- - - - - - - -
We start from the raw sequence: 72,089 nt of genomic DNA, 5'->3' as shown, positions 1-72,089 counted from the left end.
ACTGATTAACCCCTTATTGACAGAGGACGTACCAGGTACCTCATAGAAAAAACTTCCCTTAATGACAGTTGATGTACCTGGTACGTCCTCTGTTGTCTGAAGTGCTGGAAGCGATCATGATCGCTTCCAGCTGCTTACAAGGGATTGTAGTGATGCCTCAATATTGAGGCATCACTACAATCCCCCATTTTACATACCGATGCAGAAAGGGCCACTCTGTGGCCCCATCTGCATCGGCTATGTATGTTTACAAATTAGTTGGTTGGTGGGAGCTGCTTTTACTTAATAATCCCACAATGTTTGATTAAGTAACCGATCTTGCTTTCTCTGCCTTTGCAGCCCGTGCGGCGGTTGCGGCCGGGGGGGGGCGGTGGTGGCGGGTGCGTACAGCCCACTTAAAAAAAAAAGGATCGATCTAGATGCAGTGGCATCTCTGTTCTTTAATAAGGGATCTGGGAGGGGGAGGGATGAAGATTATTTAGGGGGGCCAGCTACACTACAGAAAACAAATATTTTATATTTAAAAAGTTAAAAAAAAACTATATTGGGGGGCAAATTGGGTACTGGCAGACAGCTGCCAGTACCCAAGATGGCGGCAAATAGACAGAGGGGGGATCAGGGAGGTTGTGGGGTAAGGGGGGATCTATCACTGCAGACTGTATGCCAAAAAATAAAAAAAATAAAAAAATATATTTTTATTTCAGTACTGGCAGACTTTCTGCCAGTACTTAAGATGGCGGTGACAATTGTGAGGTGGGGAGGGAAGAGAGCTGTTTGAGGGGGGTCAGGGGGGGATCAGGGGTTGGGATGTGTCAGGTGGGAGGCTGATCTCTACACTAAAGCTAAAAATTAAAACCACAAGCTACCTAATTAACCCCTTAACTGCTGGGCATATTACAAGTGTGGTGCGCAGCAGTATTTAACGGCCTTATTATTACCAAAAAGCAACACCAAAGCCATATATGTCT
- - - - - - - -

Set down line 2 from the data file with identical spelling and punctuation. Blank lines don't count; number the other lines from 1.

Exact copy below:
ACTGATTAACCCCTTATTGACAGAGGACGTACCAGGTACCTCATAGAAAAAACTTCCCTTAATGACAGTTGATGTACCTGGTACGTCCTCTGTTGTCTGAAGTGCTGGAAGCGATCATGATCGCTTCCAGCTGCTTACAAGGGATTGTAGTGATGCCTCAATATTGAGGCATCACTACAATCCCCCATTTTACATACCGATGCAGAAAGGGCCACTCTGTGGCCCCATCTGCATCGGCTATGTATGTTTACAAATTAGTTGGTTGGTGGGAGCTGCTTTTACTTAATAATCCCACAATGTTTGATTAAGTAACCGATCTTGCTTTCTCTGCCTTTGCAGCCCGTGCGGCGGTTGCGGCCGGGGGGGGGCGGTGGTGGCGGGTGCGTACAGCCCACTTAAAAAAAAAAGGATCGATCTAGATGCAGTGGCATCTCTGTTCTTTAATAAGGGATCTGGGAGGGGGAGGGATGAAGATTATTTAGGGGGGCCAGCTACACTACAGAAAACAAATATTTTATATTTAAAAAGTTAAAAAAAAACTATATTGGGGGGCAAATTGGGTACTGGCAGACAGCTGCCAGTACCCAAGATGGCGGCAAATAGACAGAGGGGGGATCAGGGAGGTTGTGGGGTAAGGGGGGATCTATCACTGCAGACTGTATGCCAAAAAATAAAAAAAATAAAAAAATATATTTTTATTTCAGTACTGGCAGACTTTCTGCCAGTACTTAAGATGGCGGTGACAATTGTGAGGTGGGGAGGGAAGAGAGCTGTTTGAGGGGGGTCAGGGGGGGATCAGGGGTTGGGATGTGTCAGGTGGGAGGCTGATCTCTACACTAAAGCTAAAAATTAAAACCACAAGCTACCTAATTAACCCCTTAACTGCTGGGCATATTACAAGTGTGGTGCGCAGCAGTATTTAACGGCCTTATTATTACCAAAAAGCAACACCAAAGCCATATATGTCT